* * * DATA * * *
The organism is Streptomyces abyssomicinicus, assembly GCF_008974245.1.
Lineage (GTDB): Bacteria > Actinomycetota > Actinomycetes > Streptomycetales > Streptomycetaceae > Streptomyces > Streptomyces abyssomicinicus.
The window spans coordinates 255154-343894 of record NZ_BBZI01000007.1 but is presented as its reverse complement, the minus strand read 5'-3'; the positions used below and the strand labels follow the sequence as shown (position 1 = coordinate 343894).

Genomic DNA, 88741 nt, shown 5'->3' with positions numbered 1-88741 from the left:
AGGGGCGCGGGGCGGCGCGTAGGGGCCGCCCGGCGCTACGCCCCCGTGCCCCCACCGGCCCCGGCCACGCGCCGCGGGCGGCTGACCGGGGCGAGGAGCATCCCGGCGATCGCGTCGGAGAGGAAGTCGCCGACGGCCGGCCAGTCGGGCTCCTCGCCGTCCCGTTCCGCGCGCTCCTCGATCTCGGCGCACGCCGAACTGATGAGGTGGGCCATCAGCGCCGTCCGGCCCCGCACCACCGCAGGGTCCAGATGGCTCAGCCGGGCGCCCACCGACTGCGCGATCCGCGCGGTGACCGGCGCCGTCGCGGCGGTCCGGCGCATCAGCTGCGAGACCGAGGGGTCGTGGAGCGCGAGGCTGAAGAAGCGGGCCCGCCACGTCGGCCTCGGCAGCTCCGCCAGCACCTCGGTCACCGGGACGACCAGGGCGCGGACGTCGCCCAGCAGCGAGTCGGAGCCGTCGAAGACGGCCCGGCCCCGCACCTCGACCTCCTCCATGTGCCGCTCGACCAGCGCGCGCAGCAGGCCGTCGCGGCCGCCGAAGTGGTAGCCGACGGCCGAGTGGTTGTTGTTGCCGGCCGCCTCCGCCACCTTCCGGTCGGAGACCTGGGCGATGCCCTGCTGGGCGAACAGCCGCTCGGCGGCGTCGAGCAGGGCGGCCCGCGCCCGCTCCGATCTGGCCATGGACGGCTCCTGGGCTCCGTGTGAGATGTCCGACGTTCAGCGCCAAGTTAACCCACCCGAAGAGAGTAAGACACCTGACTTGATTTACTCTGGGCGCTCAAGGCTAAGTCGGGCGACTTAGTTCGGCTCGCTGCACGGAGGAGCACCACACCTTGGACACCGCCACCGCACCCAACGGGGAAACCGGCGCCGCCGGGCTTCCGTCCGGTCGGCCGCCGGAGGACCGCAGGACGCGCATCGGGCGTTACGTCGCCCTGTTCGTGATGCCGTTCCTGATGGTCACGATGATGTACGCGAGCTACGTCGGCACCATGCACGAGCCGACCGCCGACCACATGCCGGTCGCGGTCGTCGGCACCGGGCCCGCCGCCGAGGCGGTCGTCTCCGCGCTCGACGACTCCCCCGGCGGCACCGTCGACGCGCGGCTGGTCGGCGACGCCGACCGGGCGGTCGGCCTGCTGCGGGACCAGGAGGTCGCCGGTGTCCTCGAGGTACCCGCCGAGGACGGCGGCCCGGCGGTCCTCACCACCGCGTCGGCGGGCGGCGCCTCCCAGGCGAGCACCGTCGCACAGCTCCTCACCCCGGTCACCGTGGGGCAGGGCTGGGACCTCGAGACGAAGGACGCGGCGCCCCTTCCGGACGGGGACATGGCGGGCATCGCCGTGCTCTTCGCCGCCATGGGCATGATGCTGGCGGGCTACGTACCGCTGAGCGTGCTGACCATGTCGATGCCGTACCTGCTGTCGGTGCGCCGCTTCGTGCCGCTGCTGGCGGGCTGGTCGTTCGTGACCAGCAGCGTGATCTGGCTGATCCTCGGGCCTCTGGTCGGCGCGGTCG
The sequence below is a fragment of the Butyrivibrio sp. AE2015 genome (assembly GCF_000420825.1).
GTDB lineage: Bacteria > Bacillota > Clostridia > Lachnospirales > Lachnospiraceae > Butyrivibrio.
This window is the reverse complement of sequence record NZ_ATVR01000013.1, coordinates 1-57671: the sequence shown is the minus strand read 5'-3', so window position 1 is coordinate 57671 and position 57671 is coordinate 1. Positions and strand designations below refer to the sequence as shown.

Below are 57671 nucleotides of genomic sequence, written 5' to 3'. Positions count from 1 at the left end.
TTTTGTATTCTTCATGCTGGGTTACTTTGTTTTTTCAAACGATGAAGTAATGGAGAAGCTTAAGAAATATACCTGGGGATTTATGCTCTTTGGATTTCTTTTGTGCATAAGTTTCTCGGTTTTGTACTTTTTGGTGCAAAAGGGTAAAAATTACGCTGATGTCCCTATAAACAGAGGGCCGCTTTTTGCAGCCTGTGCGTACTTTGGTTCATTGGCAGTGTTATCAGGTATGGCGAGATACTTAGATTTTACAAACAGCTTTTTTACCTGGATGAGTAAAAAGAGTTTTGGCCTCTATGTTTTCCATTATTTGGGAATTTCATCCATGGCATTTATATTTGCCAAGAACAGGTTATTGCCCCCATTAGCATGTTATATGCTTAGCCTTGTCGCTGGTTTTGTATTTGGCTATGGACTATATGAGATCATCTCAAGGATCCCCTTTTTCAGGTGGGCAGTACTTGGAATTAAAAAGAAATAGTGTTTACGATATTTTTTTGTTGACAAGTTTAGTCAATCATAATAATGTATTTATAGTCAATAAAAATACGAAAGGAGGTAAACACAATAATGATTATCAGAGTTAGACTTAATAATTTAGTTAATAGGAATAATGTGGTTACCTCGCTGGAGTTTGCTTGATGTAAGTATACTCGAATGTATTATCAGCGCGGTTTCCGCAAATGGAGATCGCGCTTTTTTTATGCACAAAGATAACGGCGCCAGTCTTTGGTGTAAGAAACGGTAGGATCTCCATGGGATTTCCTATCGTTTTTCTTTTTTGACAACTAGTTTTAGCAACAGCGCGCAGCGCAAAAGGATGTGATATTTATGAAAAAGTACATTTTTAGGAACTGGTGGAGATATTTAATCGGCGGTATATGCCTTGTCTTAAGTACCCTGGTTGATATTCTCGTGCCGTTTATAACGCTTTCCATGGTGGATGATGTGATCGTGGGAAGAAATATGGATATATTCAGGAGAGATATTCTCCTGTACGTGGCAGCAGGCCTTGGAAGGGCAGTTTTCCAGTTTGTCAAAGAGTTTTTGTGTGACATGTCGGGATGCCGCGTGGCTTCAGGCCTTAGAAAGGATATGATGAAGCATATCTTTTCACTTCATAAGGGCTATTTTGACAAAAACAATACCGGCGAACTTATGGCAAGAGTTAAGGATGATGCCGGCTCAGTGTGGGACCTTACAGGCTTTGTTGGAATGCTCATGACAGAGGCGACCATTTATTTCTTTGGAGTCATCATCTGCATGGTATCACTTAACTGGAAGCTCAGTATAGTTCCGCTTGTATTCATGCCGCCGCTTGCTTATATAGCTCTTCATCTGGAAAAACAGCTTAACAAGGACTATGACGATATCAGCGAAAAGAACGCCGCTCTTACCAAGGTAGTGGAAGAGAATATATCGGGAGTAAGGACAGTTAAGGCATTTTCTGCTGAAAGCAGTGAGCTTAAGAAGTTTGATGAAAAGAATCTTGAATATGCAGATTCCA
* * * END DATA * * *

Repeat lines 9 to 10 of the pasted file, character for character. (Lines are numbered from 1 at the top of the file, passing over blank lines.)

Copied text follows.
Below are 57671 nucleotides of genomic sequence, written 5' to 3'. Positions count from 1 at the left end.
TTTTGTATTCTTCATGCTGGGTTACTTTGTTTTTTCAAACGATGAAGTAATGGAGAAGCTTAAGAAATATACCTGGGGATTTATGCTCTTTGGATTTCTTTTGTGCATAAGTTTCTCGGTTTTGTACTTTTTGGTGCAAAAGGGTAAAAATTACGCTGATGTCCCTATAAACAGAGGGCCGCTTTTTGCAGCCTGTGCGTACTTTGGTTCATTGGCAGTGTTATCAGGTATGGCGAGATACTTAGATTTTACAAACAGCTTTTTTACCTGGATGAGTAAAAAGAGTTTTGGCCTCTATGTTTTCCATTATTTGGGAATTTCATCCATGGCATTTATATTTGCCAAGAACAGGTTATTGCCCCCATTAGCATGTTATATGCTTAGCCTTGTCGCTGGTTTTGTATTTGGCTATGGACTATATGAGATCATCTCAAGGATCCCCTTTTTCAGGTGGGCAGTACTTGGAATTAAAAAGAAATAGTGTTTACGATATTTTTTTGTTGACAAGTTTAGTCAATCATAATAATGTATTTATAGTCAATAAAAATACGAAAGGAGGTAAACACAATAATGATTATCAGAGTTAGACTTAATAATTTAGTTAATAGGAATAATGTGGTTACCTCGCTGGAGTTTGCTTGATGTAAGTATACTCGAATGTATTATCAGCGCGGTTTCCGCAAATGGAGATCGCGCTTTTTTTATGCACAAAGATAACGGCGCCAGTCTTTGGTGTAAGAAACGGTAGGATCTCCATGGGATTTCCTATCGTTTTTCTTTTTTGACAACTAGTTTTAGCAACAGCGCGCAGCGCAAAAGGATGTGATATTTATGAAAAAGTACATTTTTAGGAACTGGTGGAGATATTTAATCGGCGGTATATGCCTTGTCTTAAGTACCCTGGTTGATATTCTCGTGCCGTTTATAACGCTTTCCATGGTGGATGATGTGATCGTGGGAAGAAATATGGATATATTCAGGAGAGATATTCTCCTGTACGTGGCAGCAGGCCTTGGAAGGGCAGTTTTCCAGTTTGTCAAAGAGTTTTTGTGTGACATGTCGGGATGCCGCGTGGCTTCAGGCCTTAGAAAGGATATGATGAAGCATATCTTTTCACTTCATAAGGGCTATTTTGACAAAAACAATACCGGCGAACTTATGGCAAGAGTTAAGGATGATGCCGGCTCAGTGTGGGACCTTACAGGCTTTGTTGGAATGCTCATGACAGAGGCGACCATTTATTTCTTTGGAGTCATCATCTGCATGGTATCACTTAACTGGAAGCTCAGTATAGTTCCGCTTGTATTCATGCCGCCGCTTGCTTATATAGCTCTTCATCTGGAAAAACAGCTTAACAAGGACTATGACGATATCAGCGAAAAGAACGCCGCTCTTACCAAGGTAGTGGAAGAGAATATATCGGGAGTAAGGACAGTTAAGGCATTTTCTGCTGAAAGCAGTGAGCTTAAGAAGTTTGATGAAAAGAATCTTGAATATGCAGATTCCA